However, I was greatly saddened at the lofty $400 price tag! You have got to be kidding me! Four hundred dollars for a few inches of lace and tulle? Please.
My mom has always mentioned her mantilla to me and that I could have it if I wanted it. A mantilla is a type of veil that was popular in Spanish cultures. They used to be worn like this:
Image courtesy of Wikimedia CommonsHowever, they lost their popularity in the early 1900's after the death of Queen Isabella II. I'm not sure how the practice of wearing it flat on the head became popular. My memory of Costume History is not what it should be. I do know that it used to be protocol for women to wear them when in the audience of The Pope. At any rate, my mom wore a mantilla that her eldest sister wore as well. Contrary to some opinions, a mantilla is not attached to a comb. The purpose of a mantilla is to sit flat on your head, magically, with levers and pulls and disappearing bobby-pins. Like so:
Image courtesy of The Jenerek LifeWell, my mom sent me her mantilla after she cleaned it with special non-detergent cleaner to get some of the yellow out. The lace had originally been white-white, but once it was cleaned, had faded into a lovely off-white. Once I got the mantilla, I realized quickly that it wouldn't work with my dress or my head. It was too short for my frame (I'm 5'10" and my mom is a teeny 5'2" or something like that). Also, the interior lace was a little stretchy and I was afraid that trying to pin it or maneuver it in any way would be it's demise. Lastly, a mantilla is shaped more like a triangle and the way it was falling, just wasn't working.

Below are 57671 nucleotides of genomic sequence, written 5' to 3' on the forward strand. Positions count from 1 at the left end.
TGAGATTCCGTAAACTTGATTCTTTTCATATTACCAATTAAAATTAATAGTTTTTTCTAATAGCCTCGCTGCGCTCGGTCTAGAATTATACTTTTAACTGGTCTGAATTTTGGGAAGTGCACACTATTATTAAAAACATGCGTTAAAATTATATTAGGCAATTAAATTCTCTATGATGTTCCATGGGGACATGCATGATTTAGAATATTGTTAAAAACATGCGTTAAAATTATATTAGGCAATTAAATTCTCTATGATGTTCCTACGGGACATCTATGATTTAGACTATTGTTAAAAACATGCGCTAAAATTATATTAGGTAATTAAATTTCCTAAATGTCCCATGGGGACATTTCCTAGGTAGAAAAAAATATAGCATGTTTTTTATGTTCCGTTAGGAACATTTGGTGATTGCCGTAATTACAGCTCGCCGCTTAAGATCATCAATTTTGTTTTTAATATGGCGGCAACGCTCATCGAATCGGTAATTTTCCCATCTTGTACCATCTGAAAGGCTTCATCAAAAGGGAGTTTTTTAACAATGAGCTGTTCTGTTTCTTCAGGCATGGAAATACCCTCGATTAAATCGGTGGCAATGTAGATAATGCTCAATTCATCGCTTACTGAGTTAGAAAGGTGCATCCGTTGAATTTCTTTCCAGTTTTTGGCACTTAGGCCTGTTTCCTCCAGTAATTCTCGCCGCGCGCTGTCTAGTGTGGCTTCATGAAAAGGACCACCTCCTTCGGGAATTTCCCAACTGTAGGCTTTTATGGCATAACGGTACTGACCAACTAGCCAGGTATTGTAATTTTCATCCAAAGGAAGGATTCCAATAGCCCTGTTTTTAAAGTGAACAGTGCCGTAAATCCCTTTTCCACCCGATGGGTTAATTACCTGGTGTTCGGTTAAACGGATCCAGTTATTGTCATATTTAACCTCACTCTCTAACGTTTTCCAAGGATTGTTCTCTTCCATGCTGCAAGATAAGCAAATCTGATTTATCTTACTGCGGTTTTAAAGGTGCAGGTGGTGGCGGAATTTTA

I thought about cutting into it or something, but quickly put that idea aside as I didn't want to harm the family treasure. I mentioned this to my mom and she quickly squelched the idea that I shouldn't cut into it. Eh? Her response was along the lines of, "Well, if you don't use it, who will? Cut off the lace if you want to." Well, all-righty then!
Still, I was uber-nervous about doing it and stated so on Facebook. I got lots of encouragement from my FB peeps, but I still was unsure. I took the mantilla down to Arzelle's to introduce Mantilla to The Dress. I think they got along beautifully. What do you think?
Still, I just didn't want to cut into it without a little more veil knowledge under my belt. I went to my all-time favorite Nashville fabric store The Textile Store and looked at (but didn't buy) Veiled in Beauty: Creating Headpieces & Veils for the Bride. I got the general idea of how to create by flipping through the book (I have a degree in Customer Construction Technology so can sew). After looking through their gorgeous English Cotton Tulle, French Silk Tulle and every other kind of tulle you can imagine, I went with the standard nylon in the closest matching color to the lace. Honestly, it had the best body, weight and color. It was $2.99 a yard and I purchased a yard, even though I needed less. I had previously purchased a veil pattern at Joann's as they were selling all patterns at 50% off that day.
Cutting tulle is a bitch, to say the least. It sticks to everything it touches, except itself.
I had purchased a 6" metal comb and the first version of the veil was WAY too big. The comb was too big, there was too much tulle, yuck.
The following week I exchanged the 6" metal comb for a 4" plastic one. I cut 4" off the width of the veil (2" on each side) and sewed the veil on AGAIN. Guess what? Still too big - both the comb and the poufy-factor were too much. This was Easter weekend when my parents came to visit. I still hadn't cut into the mantilla. With my mom around, I felt a little better about doing it. She sat on the floor and watched me cut into her mantilla and remove the outer edge of lace. It took me about 20 minutes. Whew! I think I held my breath the entire time.
More Veil News to come!